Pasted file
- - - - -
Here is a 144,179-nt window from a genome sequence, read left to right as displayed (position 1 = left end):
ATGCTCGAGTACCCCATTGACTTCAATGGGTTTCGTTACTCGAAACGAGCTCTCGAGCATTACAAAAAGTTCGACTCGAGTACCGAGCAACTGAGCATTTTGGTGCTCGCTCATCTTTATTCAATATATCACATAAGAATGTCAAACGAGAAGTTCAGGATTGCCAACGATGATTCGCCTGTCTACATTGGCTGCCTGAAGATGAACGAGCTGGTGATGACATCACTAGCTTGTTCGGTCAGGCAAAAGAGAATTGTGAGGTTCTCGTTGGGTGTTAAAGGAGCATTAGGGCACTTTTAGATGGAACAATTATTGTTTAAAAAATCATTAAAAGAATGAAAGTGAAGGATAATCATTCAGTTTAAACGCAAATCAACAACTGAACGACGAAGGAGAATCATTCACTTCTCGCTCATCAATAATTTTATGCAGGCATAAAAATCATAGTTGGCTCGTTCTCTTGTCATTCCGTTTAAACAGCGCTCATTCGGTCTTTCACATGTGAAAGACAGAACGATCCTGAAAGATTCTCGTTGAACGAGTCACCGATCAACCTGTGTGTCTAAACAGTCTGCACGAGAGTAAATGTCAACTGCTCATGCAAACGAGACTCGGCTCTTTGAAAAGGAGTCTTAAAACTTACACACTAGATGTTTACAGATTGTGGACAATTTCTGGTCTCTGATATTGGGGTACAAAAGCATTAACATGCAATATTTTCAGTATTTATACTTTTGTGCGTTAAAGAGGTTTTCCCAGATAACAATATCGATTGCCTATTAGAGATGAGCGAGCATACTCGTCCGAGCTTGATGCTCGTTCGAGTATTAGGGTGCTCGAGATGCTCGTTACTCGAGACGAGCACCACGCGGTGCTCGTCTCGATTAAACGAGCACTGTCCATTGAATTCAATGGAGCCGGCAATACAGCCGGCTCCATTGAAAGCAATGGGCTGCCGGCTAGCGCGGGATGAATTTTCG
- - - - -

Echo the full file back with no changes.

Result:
Here is a 144,179-nt window from a genome sequence, read left to right as displayed (position 1 = left end):
ATGCTCGAGTACCCCATTGACTTCAATGGGTTTCGTTACTCGAAACGAGCTCTCGAGCATTACAAAAAGTTCGACTCGAGTACCGAGCAACTGAGCATTTTGGTGCTCGCTCATCTTTATTCAATATATCACATAAGAATGTCAAACGAGAAGTTCAGGATTGCCAACGATGATTCGCCTGTCTACATTGGCTGCCTGAAGATGAACGAGCTGGTGATGACATCACTAGCTTGTTCGGTCAGGCAAAAGAGAATTGTGAGGTTCTCGTTGGGTGTTAAAGGAGCATTAGGGCACTTTTAGATGGAACAATTATTGTTTAAAAAATCATTAAAAGAATGAAAGTGAAGGATAATCATTCAGTTTAAACGCAAATCAACAACTGAACGACGAAGGAGAATCATTCACTTCTCGCTCATCAATAATTTTATGCAGGCATAAAAATCATAGTTGGCTCGTTCTCTTGTCATTCCGTTTAAACAGCGCTCATTCGGTCTTTCACATGTGAAAGACAGAACGATCCTGAAAGATTCTCGTTGAACGAGTCACCGATCAACCTGTGTGTCTAAACAGTCTGCACGAGAGTAAATGTCAACTGCTCATGCAAACGAGACTCGGCTCTTTGAAAAGGAGTCTTAAAACTTACACACTAGATGTTTACAGATTGTGGACAATTTCTGGTCTCTGATATTGGGGTACAAAAGCATTAACATGCAATATTTTCAGTATTTATACTTTTGTGCGTTAAAGAGGTTTTCCCAGATAACAATATCGATTGCCTATTAGAGATGAGCGAGCATACTCGTCCGAGCTTGATGCTCGTTCGAGTATTAGGGTGCTCGAGATGCTCGTTACTCGAGACGAGCACCACGCGGTGCTCGTCTCGATTAAACGAGCACTGTCCATTGAATTCAATGGAGCCGGCAATACAGCCGGCTCCATTGAAAGCAATGGGCTGCCGGCTAGCGCGGGATGAATTTTCG